Shares in Noni B have fallen heavily to 18 month lows after the women’s fashion chain announced a $5 million write-down in goodwill.

In midday trade, Noni B shares were down 6.7 per cent to 56 cents.

The company warned it would slide to a full year loss of between $3.5 million and $4 million after the review of goodwill on its balance sheet, in a statement to the Australian Securities Exchange.

Despite tough trading conditions, Noni B confirmed it was still on track to record an after tax profit – before goodwill impairment – of between $1 million and $1.5 million, against a profit of $2.7 million in the previous year.

After taking into account the anticipated $5 million sting, the retailer could book a loss as high as $4 million.

Noni B has had a rocky time in the last few years. In 2011 it became the first retailer to issue an earnings warning ahead of the 2010-11 results season, saying at the time its full-year profit could dive as much as 85 per cent.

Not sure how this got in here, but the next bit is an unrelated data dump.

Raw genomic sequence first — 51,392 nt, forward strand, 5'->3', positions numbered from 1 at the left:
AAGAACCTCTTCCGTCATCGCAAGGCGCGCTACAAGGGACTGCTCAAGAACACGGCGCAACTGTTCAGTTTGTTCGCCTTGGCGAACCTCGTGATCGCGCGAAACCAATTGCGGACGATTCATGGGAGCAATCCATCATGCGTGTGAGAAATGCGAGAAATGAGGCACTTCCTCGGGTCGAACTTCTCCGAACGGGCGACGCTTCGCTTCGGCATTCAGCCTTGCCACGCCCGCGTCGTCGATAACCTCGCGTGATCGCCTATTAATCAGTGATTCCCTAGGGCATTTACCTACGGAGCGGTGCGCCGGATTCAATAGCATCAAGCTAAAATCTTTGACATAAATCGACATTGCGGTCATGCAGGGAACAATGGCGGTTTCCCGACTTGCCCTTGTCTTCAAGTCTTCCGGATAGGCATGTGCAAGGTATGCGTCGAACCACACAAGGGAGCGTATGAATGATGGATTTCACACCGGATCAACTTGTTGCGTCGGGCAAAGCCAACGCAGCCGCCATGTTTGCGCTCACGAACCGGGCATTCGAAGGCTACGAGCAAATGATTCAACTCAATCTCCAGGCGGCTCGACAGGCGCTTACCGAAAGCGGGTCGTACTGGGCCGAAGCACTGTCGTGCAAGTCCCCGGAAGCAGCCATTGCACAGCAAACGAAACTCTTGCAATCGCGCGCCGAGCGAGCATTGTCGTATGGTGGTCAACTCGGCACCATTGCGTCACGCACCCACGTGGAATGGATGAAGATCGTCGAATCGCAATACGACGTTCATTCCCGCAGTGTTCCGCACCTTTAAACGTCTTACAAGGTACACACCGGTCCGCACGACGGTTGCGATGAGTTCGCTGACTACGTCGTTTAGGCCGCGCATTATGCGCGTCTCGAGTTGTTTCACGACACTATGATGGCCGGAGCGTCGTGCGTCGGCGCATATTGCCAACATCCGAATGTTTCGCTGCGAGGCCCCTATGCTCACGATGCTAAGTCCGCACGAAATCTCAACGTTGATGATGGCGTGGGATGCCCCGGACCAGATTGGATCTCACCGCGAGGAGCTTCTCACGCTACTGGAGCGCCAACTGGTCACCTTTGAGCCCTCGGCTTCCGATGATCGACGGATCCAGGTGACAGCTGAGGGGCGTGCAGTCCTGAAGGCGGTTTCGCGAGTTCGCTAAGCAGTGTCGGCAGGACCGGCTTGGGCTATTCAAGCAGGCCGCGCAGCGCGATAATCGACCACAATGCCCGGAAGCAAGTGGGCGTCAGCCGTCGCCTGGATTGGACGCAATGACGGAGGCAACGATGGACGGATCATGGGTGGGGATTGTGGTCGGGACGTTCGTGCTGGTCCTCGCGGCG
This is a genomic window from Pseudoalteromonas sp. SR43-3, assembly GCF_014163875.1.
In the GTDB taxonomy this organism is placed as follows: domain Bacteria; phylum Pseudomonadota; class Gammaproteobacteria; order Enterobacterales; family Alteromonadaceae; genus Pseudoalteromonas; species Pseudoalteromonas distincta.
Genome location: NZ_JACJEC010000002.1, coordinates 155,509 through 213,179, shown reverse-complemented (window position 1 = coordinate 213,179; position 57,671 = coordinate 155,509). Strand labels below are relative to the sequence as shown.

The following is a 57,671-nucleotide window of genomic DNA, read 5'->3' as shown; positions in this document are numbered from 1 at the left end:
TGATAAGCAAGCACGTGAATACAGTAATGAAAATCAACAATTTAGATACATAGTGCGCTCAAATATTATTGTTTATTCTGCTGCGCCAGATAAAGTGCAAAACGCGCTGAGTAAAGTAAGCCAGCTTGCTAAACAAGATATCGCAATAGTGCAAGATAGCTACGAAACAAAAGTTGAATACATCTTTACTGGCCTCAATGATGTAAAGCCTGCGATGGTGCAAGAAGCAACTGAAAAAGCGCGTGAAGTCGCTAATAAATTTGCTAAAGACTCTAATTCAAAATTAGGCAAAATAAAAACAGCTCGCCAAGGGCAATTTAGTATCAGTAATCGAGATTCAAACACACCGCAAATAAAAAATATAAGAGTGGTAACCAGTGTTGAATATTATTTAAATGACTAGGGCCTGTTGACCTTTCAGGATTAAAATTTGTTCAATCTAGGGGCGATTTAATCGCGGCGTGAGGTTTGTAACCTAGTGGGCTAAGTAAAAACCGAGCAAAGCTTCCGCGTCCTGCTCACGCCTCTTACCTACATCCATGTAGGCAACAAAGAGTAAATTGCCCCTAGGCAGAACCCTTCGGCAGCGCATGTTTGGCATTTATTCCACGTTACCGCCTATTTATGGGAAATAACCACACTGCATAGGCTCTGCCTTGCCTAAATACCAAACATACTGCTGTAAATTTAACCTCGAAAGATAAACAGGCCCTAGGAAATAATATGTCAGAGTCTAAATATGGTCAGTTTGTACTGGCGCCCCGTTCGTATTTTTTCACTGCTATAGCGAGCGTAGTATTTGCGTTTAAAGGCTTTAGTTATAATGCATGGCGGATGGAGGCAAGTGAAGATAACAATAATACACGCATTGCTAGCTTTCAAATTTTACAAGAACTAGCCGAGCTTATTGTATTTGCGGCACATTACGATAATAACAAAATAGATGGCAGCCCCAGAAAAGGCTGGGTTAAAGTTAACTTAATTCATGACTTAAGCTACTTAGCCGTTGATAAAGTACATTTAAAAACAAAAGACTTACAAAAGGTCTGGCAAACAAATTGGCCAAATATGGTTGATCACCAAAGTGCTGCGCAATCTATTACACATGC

The nation’s retail sector is facing awful conditions at the moment with operators across the sector hit by poor consumer confidence and shrinking profit margins.

Yesterday Andrew Reitzer, the outgoing chief executive of grocery, hardware and liquor wholesaler Metcash, said shoppers were refusing to purchase items unless they were on steep discount.

He said he hoped the mood would change after the federal election in September but there were no guarantees a new government would shake consumers out of their depressed state.

Last month Wesfarmers chief executive Richard Goyder shocked investors when he warned full-year earnings before interest and tax at national retailer Target would drop to between $140 million and $160 million against EBIT of $148 million in the first half.

Wesfarmers warned Target could see its second-half earnings sink to an $8 million loss or, at the upper end, a $12 million profit.

Other retailers such as Coles, Woolworths, Myer and David Jones have been mired in low to flat sales growth over the last few years with many businesses forced to engage in cut throat discounts and promotional activity to get customers to open their wallets.

The original release of this article first appeared on the website of Hangzhou Night Net.

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